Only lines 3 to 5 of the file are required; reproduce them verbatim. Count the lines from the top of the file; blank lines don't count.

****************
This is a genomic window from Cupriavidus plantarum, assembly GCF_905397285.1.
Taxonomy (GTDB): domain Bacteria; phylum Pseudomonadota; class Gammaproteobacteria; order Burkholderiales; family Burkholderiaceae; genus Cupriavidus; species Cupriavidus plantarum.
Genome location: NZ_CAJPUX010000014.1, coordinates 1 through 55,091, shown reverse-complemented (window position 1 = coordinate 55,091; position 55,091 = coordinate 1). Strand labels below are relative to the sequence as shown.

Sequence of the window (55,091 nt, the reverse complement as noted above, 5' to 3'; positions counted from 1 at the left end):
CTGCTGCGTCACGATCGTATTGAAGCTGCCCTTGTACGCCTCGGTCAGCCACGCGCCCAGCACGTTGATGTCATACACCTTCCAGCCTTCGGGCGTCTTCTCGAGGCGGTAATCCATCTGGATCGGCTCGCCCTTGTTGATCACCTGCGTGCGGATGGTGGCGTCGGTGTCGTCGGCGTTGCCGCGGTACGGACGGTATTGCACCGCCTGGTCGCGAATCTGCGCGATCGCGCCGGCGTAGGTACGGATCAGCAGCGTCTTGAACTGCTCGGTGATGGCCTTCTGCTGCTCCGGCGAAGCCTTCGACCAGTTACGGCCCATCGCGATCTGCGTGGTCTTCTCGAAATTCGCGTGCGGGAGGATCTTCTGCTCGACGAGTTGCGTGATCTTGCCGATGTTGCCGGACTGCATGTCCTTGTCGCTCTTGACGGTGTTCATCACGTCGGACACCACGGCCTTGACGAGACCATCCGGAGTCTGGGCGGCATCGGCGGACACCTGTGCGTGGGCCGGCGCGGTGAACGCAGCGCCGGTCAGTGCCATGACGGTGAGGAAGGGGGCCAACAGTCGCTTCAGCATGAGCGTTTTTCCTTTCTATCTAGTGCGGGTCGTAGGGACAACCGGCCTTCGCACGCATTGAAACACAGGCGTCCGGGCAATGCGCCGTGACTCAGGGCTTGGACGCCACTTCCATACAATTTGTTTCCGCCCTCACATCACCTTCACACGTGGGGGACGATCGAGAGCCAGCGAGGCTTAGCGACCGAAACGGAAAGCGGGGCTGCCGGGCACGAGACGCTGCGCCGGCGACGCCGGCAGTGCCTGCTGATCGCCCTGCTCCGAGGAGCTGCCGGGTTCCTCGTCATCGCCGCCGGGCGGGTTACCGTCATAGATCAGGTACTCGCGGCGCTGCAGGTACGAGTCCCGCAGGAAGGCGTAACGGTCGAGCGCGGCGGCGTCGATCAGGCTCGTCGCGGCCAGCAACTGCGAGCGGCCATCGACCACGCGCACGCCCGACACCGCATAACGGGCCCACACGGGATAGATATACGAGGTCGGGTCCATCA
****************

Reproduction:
Genome location: NZ_CAJPUX010000014.1, coordinates 1 through 55,091, shown reverse-complemented (window position 1 = coordinate 55,091; position 55,091 = coordinate 1). Strand labels below are relative to the sequence as shown.

Sequence of the window (55,091 nt, the reverse complement as noted above, 5' to 3'; positions counted from 1 at the left end):
CTGCTGCGTCACGATCGTATTGAAGCTGCCCTTGTACGCCTCGGTCAGCCACGCGCCCAGCACGTTGATGTCATACACCTTCCAGCCTTCGGGCGTCTTCTCGAGGCGGTAATCCATCTGGATCGGCTCGCCCTTGTTGATCACCTGCGTGCGGATGGTGGCGTCGGTGTCGTCGGCGTTGCCGCGGTACGGACGGTATTGCACCGCCTGGTCGCGAATCTGCGCGATCGCGCCGGCGTAGGTACGGATCAGCAGCGTCTTGAACTGCTCGGTGATGGCCTTCTGCTGCTCCGGCGAAGCCTTCGACCAGTTACGGCCCATCGCGATCTGCGTGGTCTTCTCGAAATTCGCGTGCGGGAGGATCTTCTGCTCGACGAGTTGCGTGATCTTGCCGATGTTGCCGGACTGCATGTCCTTGTCGCTCTTGACGGTGTTCATCACGTCGGACACCACGGCCTTGACGAGACCATCCGGAGTCTGGGCGGCATCGGCGGACACCTGTGCGTGGGCCGGCGCGGTGAACGCAGCGCCGGTCAGTGCCATGACGGTGAGGAAGGGGGCCAACAGTCGCTTCAGCATGAGCGTTTTTCCTTTCTATCTAGTGCGGGTCGTAGGGACAACCGGCCTTCGCACGCATTGAAACACAGGCGTCCGGGCAATGCGCCGTGACTCAGGGCTTGGACGCCACTTCCATACAATTTGTTTCCGCCCTCACATCACCTTCACACGTGGGGGACGATCGAGAGCCAGCGAGGCTTAGCGACCGAAACGGAAAGCGGGGCTGCCGGGCACGAGACGCTGCGCCGGCGACGCCGGCAGTGCCTGCTGATCGCCCTGCTCCGAGGAGCTGCCGGGTTCCTCGTCATCGCCGCCGGGCGGGTTACCGTCATAGATCAGGTACTCGCGGCGCTGCAGGTACGAGTCCCGCAGGAAGGCGTAACGGTCGAGCGCGGCGGCGTCGATCAGGCTCGTCGCGGCCAGCAACTGCGAGCGGCCATCGACCACGCGCACGCCCGACACCGCATAACGGGCCCACACGGGATAGATATACGAGGTCGGGTCCATCA